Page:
Chiloba, in turn, took time off on a long break, keeping away from the repeat poll. Odinga had also demanded the opening of the election results servers to determine who between him and President Kenyatta had won the election.
“All indications are that the poll scheduled for October 26 will be worse than the previous one,” Odinga said while announcing the boycott.
Former Machakos Senator Johnstone Muthama served as co-chair of NASA coordination committee. He has no regrets over the decision and says there are no hard lessons to be learnt from the Malawi situation.
“We insisted that servers be opened because we were sure we had won the elections. Had that happened, it would have been clear that we won the poll...,” said Muthama, who then pulls the heavier quote: “The court ordered a repeat poll and we did not have money to participate in a re-run.”
Marcus Agenga, a senior programmes officer at elections monitoring group Elog, said that the circumstances in the two countries were different. He says there are a lot of lessons for Kenya and the whole of Africa to learn. He says the Malawi electoral commission’s move to implement and institutionalise the reforms directed by the court was a game-changer.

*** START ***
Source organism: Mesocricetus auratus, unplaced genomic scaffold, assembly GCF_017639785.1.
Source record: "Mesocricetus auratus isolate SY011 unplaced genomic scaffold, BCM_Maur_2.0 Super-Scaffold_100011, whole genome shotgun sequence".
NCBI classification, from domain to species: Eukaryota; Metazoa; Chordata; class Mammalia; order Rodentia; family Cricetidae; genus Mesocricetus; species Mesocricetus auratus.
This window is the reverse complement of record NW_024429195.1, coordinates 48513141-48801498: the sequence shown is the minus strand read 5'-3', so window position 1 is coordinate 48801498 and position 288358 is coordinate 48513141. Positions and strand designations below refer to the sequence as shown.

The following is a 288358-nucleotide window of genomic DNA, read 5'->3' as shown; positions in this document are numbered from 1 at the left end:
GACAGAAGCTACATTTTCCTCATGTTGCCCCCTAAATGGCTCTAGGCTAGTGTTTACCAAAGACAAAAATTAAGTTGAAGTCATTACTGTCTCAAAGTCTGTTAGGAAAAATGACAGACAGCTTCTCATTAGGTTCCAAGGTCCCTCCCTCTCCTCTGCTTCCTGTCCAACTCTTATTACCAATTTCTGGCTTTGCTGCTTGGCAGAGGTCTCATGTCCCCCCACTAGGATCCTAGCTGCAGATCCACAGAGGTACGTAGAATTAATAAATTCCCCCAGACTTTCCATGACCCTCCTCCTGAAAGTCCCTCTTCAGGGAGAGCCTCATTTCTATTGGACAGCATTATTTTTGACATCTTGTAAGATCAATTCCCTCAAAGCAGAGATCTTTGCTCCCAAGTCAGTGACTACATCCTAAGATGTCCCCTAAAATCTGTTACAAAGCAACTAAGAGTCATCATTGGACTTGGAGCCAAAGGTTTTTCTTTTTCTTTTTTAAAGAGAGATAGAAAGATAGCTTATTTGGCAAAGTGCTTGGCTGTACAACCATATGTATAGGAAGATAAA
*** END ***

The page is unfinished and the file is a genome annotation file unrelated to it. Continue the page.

“In future, it would be important that IEBC and other actors work towards incorporating court rulings and directives. This would go a long way in building public confidence. Sanctity of the vote is crucial,” Agenga said.
Lawyer Brian Weke, who was Elog’s steering committee chairman in 2017, also cited systemic weaknesses in Kenya’s electoral processes as contributing to the the Opposition boycott of the repeat polls.
“Kenya, unlike Malawi, has systemic failures which we need to deal with. Even if NASA had participated in the elections, they would still have lost unfairly. Moving forward, there is need to interrogate the internal systems of IEBC because we are running out of time,” Weke said.
Writing in African Arguments, Nic Cheeseman, a professor at the University of Birmingham, says that discrediting an election very rarely means winning one. He says: “Showing that the process was flawed can hurt the government, but does not usually lead to its defeat – at least in the short-term.”